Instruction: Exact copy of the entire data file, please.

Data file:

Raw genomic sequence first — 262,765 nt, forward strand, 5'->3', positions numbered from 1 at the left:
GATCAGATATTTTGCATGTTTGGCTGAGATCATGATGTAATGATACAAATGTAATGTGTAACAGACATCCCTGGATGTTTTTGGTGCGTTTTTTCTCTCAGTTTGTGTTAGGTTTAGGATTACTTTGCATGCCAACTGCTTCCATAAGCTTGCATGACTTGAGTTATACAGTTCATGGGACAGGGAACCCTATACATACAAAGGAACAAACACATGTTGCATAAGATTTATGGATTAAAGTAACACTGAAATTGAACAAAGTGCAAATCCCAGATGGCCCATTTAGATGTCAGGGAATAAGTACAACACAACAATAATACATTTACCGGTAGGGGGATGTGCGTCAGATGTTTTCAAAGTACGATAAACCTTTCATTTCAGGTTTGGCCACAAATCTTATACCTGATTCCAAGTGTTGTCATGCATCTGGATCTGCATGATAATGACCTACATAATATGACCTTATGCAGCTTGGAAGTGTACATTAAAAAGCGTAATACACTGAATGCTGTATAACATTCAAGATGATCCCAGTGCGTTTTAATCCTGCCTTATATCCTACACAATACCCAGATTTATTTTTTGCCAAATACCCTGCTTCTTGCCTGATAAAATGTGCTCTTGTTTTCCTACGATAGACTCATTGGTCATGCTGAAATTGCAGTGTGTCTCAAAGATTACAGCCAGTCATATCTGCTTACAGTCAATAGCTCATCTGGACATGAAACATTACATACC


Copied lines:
Raw genomic sequence first — 262,765 nt, forward strand, 5'->3', positions numbered from 1 at the left:
GATCAGATATTTTGCATGTTTGGCTGAGATCATGATGTAATGATACAAATGTAATGTGTAACAGACATCCCTGGATGTTTTTGGTGCGTTTTTTCTCTCAGTTTGTGTTAGGTTTAGGATTACTTTGCATGCCAACTGCTTCCATAAGCTTGCATGACTTGAGTTATACAGTTCATGGGACAGGGAACCCTATACATACAAAGGAACAAACACATGTTGCATAAGATTTATGGATTAAAGTAACACTGAAATTGAACAAAGTGCAAATCCCAGATGGCCCATTTAGATGTCAGGGAATAAGTACAACACAACAATAATACATTTACCGGTAGGGGGATGTGCGTCAGATGTTTTCAAAGTACGATAAACCTTTCATTTCAGGTTTGGCCACAAATCTTATACCTGATTCCAAGTGTTGTCATGCATCTGGATCTGCATGATAATGACCTACATAATATGACCTTATGCAGCTTGGAAGTGTACATTAAAAAGCGTAATACACTGAATGCTGTATAACATTCAAGATGATCCCAGTGCGTTTTAATCCTGCCTTATATCCTACACAATACCCAGATTTATTTTTTGCCAAATACCCTGCTTCTTGCCTGATAAAATGTGCTCTTGTTTTCCTACGATAGACTCATTGGTCATGCTGAAATTGCAGTGTGTCTCAAAGATTACAGCCAGTCATATCTGCTTACAGTCAATAGCTCATCTGGACATGAAACATTACATACC